When I decided to reorganize the museum, I also reorganized a vast library of pictures I had taken over the last six years. I was so certain I had written about the pencil I’m about to tell you about it that it wasn’t until I’d spent more time than I care to admit searching back through the blog for it -- when I couldn't find it, I dove into that picture archive as a last resort. Apparently it was something I thought about so much I was convinced I'd written about it, but never did. Here it is, posed alongside a Parker Parkette pencil from around 1937 or so:
The pencil is marked simply “The Glider Pen”:
I bought the pencil because something didn’t make sense about the name. “Glider” is a name associated with Conklin, not with Parker – and this piece and the Conklin Gliders were made too closely together in time for the two companies to not be tripping all over each other. Even though no trademark appeared to have been registered for “Glider” (at least none prior to 1953, the end date for American Writing Instrument Trademarks 1870-1953), we know for sure Conklin used it, and there’s absolutely no question in my mind that Parker made my “Glider Pen” pencil:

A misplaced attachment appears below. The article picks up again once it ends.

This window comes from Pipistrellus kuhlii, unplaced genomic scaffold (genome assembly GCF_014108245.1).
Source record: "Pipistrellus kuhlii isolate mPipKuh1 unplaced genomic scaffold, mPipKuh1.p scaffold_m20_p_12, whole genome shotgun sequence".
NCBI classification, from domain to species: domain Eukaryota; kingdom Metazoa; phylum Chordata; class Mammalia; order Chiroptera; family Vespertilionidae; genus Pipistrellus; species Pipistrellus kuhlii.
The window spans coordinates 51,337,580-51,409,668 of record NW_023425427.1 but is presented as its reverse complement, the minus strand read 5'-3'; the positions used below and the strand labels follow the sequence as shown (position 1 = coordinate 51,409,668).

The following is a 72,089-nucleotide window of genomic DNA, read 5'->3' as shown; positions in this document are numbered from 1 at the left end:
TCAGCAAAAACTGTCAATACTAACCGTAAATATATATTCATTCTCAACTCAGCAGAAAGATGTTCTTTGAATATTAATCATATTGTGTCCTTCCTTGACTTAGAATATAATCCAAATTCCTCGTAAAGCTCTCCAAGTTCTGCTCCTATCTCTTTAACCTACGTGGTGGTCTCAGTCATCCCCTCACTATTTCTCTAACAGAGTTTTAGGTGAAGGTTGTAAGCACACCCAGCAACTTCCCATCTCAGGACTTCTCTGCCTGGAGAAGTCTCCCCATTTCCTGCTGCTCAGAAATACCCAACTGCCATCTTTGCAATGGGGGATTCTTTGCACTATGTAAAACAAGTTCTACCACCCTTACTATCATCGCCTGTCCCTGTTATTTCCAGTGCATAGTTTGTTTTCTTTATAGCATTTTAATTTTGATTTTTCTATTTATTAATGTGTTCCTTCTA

Right down to the distinctive, proprietary spare lead cartridge you’ll find on a Parker; the only real difference is that it’s painted plain red with no markings:
Now we’re ready to circle back around to that pencil I was musing about yesterday, and which I conclusively attribute to Conklin solely on the basis of the clip and the round top button:
Was I too hasty? I don’t think so – not when I show you what’s inside it:
So we have a “Glider Pen” pencil clearly made by Parker, and we have a Conklin Minuteman pencil with some of the same characteristics. Parker fans, you can sharpen your pitchforks and light your torches, but you have to admit that leads me to ask an obvious question:
Could Parker have had something to do with making such crappy stuff for Conklin in its dying days?